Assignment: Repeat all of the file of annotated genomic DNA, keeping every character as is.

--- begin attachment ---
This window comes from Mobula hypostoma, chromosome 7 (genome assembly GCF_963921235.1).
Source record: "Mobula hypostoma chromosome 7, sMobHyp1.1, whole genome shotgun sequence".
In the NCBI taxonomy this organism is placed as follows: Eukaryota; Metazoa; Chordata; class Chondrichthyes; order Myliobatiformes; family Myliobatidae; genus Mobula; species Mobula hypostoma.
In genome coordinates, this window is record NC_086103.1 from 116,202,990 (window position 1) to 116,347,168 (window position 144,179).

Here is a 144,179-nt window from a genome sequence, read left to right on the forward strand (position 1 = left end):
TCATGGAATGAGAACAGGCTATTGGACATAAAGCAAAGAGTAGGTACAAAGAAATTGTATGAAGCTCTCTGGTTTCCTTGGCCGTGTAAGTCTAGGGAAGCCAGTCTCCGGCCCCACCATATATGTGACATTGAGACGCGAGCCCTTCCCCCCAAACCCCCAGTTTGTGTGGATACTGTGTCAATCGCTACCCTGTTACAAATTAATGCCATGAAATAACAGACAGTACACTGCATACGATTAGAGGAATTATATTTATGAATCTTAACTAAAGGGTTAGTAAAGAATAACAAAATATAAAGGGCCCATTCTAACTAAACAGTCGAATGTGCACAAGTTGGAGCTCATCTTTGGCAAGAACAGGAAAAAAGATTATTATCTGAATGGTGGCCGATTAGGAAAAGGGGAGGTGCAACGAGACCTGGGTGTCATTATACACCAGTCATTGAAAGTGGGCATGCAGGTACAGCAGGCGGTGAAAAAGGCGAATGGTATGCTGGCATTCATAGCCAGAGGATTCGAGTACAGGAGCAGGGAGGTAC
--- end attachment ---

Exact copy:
This window comes from Mobula hypostoma, chromosome 7 (genome assembly GCF_963921235.1).
Source record: "Mobula hypostoma chromosome 7, sMobHyp1.1, whole genome shotgun sequence".
In the NCBI taxonomy this organism is placed as follows: Eukaryota; Metazoa; Chordata; class Chondrichthyes; order Myliobatiformes; family Myliobatidae; genus Mobula; species Mobula hypostoma.
In genome coordinates, this window is record NC_086103.1 from 116,202,990 (window position 1) to 116,347,168 (window position 144,179).

Here is a 144,179-nt window from a genome sequence, read left to right on the forward strand (position 1 = left end):
TCATGGAATGAGAACAGGCTATTGGACATAAAGCAAAGAGTAGGTACAAAGAAATTGTATGAAGCTCTCTGGTTTCCTTGGCCGTGTAAGTCTAGGGAAGCCAGTCTCCGGCCCCACCATATATGTGACATTGAGACGCGAGCCCTTCCCCCCAAACCCCCAGTTTGTGTGGATACTGTGTCAATCGCTACCCTGTTACAAATTAATGCCATGAAATAACAGACAGTACACTGCATACGATTAGAGGAATTATATTTATGAATCTTAACTAAAGGGTTAGTAAAGAATAACAAAATATAAAGGGCCCATTCTAACTAAACAGTCGAATGTGCACAAGTTGGAGCTCATCTTTGGCAAGAACAGGAAAAAAGATTATTATCTGAATGGTGGCCGATTAGGAAAAGGGGAGGTGCAACGAGACCTGGGTGTCATTATACACCAGTCATTGAAAGTGGGCATGCAGGTACAGCAGGCGGTGAAAAAGGCGAATGGTATGCTGGCATTCATAGCCAGAGGATTCGAGTACAGGAGCAGGGAGGTAC